Renting – but not owning – a house or flat ages people quicker, according to a new study.
Researchers found that letting, rather than owning a private sector home, is linked to faster biological aging.
But they say the effects are reversible, emphasizing the role of housing policy in health and well-being.
The study shows that renting, falling repeatedly into arrears and exposure to pollution in the vicinity are linked to faster “biological” aging – the cumulative damage to the body’s tissues and cells, irrespective of actual age.
The biological impact of renting, as opposed to owner occupancy, is nearly double that of being out of work compared to having a paid job, according to the findings published in the Journal of Epidemiology and Community Health.
Study author Dr. Amy Clair said: “The analysis showed that living in a privately rented home was associated with faster biological aging.
“What’s more, the impact of renting in the private sector, as opposed to outright ownership – with no mortgage, was almost double that of being out of work rather than being employed.
“It was also 50 percent greater than having been a former smoker as opposed to never having smoked.
“When historical housing circumstances were added to the mix, repeated housing arrears, and exposure to pollution/environmental problems were also associated with faster biological aging.
“Living in social housing, however, with its lower cost and greater security of tenure, was no different than outright ownership in terms of its association with biological aging once additional housing variables were included.”
The research team drew on “epigenetic” information alongside survey data and signs of biological aging, captured through evidence of DNA changes in blood samples.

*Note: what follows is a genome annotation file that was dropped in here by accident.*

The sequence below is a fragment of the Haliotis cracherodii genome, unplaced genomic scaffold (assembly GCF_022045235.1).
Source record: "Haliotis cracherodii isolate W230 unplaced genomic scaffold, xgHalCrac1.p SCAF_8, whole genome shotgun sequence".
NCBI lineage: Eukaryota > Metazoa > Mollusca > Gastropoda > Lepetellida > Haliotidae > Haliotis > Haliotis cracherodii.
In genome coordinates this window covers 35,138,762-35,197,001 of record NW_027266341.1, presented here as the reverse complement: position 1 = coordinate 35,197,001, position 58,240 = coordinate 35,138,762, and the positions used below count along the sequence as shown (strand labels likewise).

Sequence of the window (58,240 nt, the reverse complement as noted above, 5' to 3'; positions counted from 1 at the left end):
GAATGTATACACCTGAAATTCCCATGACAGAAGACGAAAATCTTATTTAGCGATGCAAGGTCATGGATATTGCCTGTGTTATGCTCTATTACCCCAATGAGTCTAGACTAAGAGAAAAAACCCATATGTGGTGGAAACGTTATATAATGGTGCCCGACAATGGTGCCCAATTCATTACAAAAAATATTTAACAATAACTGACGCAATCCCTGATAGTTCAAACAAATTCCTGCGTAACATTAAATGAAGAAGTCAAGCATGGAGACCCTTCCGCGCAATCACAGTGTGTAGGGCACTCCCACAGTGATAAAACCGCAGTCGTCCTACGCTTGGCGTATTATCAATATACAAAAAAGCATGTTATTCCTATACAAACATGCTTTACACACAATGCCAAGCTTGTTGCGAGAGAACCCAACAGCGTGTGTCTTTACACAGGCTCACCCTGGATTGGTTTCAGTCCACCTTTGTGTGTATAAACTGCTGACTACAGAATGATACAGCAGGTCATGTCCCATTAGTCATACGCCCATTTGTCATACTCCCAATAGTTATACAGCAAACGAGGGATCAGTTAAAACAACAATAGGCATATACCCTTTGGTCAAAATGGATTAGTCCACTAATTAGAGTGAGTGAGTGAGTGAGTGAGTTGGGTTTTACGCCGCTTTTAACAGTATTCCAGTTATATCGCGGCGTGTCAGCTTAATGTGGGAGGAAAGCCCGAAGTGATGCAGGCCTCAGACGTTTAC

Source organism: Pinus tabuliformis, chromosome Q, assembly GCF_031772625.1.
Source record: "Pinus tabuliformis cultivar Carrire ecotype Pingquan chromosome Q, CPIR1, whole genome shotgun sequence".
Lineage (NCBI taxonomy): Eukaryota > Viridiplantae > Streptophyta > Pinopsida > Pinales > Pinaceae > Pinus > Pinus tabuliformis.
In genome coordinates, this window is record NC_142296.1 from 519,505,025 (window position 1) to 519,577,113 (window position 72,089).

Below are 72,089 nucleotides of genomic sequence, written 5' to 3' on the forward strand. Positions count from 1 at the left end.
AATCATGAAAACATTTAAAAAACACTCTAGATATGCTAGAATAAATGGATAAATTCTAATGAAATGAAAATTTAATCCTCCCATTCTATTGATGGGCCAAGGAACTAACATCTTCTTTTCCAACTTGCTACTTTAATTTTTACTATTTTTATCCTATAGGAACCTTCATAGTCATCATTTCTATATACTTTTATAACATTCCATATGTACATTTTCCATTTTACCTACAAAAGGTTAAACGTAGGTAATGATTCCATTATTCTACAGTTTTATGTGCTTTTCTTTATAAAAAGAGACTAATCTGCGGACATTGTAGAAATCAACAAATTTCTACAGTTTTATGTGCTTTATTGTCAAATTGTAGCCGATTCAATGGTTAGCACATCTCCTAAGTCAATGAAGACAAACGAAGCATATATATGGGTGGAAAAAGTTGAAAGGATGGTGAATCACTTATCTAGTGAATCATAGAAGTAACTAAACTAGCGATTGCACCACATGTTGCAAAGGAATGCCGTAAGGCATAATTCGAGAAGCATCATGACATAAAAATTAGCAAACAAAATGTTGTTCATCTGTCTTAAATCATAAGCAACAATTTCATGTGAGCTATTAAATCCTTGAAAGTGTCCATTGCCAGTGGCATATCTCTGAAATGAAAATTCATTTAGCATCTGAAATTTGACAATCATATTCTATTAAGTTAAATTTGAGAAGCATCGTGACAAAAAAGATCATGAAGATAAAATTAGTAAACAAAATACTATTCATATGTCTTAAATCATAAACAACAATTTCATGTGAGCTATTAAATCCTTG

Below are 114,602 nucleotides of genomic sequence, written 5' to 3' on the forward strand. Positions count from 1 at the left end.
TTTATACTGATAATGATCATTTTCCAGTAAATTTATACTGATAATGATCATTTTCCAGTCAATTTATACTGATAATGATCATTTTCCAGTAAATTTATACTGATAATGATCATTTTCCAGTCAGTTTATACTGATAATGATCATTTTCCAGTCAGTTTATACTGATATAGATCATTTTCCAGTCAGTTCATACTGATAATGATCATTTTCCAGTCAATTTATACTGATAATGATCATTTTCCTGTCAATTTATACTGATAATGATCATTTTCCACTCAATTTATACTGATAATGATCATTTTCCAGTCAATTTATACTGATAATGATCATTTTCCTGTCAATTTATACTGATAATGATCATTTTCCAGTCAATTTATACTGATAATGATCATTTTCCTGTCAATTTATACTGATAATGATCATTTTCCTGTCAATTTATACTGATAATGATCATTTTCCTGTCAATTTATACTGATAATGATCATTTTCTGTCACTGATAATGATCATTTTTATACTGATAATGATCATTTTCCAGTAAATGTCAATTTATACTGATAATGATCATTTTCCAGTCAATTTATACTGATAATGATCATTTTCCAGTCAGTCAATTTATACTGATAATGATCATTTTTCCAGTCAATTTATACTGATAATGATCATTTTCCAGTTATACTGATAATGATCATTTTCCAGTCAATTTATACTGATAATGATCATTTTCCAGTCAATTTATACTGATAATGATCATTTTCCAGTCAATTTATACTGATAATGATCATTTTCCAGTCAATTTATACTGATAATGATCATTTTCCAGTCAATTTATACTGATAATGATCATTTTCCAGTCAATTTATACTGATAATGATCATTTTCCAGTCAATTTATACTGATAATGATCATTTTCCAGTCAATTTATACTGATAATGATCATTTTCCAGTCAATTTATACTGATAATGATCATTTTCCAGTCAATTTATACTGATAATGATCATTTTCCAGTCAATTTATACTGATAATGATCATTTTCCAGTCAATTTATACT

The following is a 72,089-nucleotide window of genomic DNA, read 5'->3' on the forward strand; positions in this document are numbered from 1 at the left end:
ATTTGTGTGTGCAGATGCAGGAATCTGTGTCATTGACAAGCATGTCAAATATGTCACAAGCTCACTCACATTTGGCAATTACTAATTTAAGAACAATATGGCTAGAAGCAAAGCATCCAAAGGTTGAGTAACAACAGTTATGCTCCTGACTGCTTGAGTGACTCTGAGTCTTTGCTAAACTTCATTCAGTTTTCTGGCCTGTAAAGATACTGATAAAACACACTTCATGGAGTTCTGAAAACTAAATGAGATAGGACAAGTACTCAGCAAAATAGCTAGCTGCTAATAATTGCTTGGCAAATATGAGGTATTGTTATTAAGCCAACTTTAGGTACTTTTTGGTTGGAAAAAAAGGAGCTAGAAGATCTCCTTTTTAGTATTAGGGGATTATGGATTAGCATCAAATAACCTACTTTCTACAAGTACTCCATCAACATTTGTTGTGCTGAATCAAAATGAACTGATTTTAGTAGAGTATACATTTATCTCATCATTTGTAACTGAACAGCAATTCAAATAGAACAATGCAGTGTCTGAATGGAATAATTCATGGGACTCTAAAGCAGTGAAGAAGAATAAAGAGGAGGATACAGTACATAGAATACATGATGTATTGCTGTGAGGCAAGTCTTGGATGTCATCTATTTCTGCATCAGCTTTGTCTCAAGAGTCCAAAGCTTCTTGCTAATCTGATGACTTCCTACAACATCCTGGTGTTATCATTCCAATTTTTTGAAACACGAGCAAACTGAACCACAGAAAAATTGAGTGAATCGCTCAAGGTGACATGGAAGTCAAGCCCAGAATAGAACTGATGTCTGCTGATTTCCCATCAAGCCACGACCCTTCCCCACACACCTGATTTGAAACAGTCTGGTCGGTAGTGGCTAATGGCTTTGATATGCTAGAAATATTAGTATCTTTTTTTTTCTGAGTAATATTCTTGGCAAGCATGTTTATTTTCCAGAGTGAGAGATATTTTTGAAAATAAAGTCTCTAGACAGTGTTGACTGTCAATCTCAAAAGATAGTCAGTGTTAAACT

Epigenetics describes how behaviors and environmental factors can cause changes that alter the way genes work, while DNA methylation is a chemical modification of DNA that can alter gene expression.
They used data from the representative UK Household Longitudinal Study (UKHLS) and survey results from the British Household Panel Survey (BHPS).
Other factors evaluated included: housing costs; payment arrears; overcrowding; and moving expectations and preferences.
Additional health information was collected from the 1420 BHPS survey respondents, and blood samples taken for DNA methylation analysis.
Because the pace of biological aging quickens in tandem with chronological aging, this was also factored in.
Dr. Clair added: “Numerous aspects of housing are associated with physical and mental health, including cold, mold, crowding, injury hazards, stress, and stigma.
“But exactly how they might exert their effects isn’t entirely clear.”
The researchers acknowledged limitations to their findings, including the fact there were no contemporary measures of housing quality, and the DNA methylation data came only from white, European respondents.
But Dr. Clair said : “Our results suggest that challenging housing circumstances negatively affect health through faster biological aging.
“However, biological aging is reversible, highlighting the significant potential for housing policy changes to improve health.”
Dr. Clair, a social policy researcher at the Australian Center for Housing Research and a research associate at the University of Essex, says the findings are likely to be relevant to housing and health elsewhere, particularly to countries with similar housing policies.
She added: “What it means to be a private renter is not set in stone but dependent on policy decisions, which to date have prioritized owners and investors over renters.
“Policies to reduce the stress and uncertainty associated with private renting, such as ending ‘no-fault’ Section 21 evictions, limiting rent increases, and improving conditions – some of which have happened in parts of the UK since these data were collected – may go some way to reducing the negative impacts of private renting.”
Produced in association with SWNS Talker
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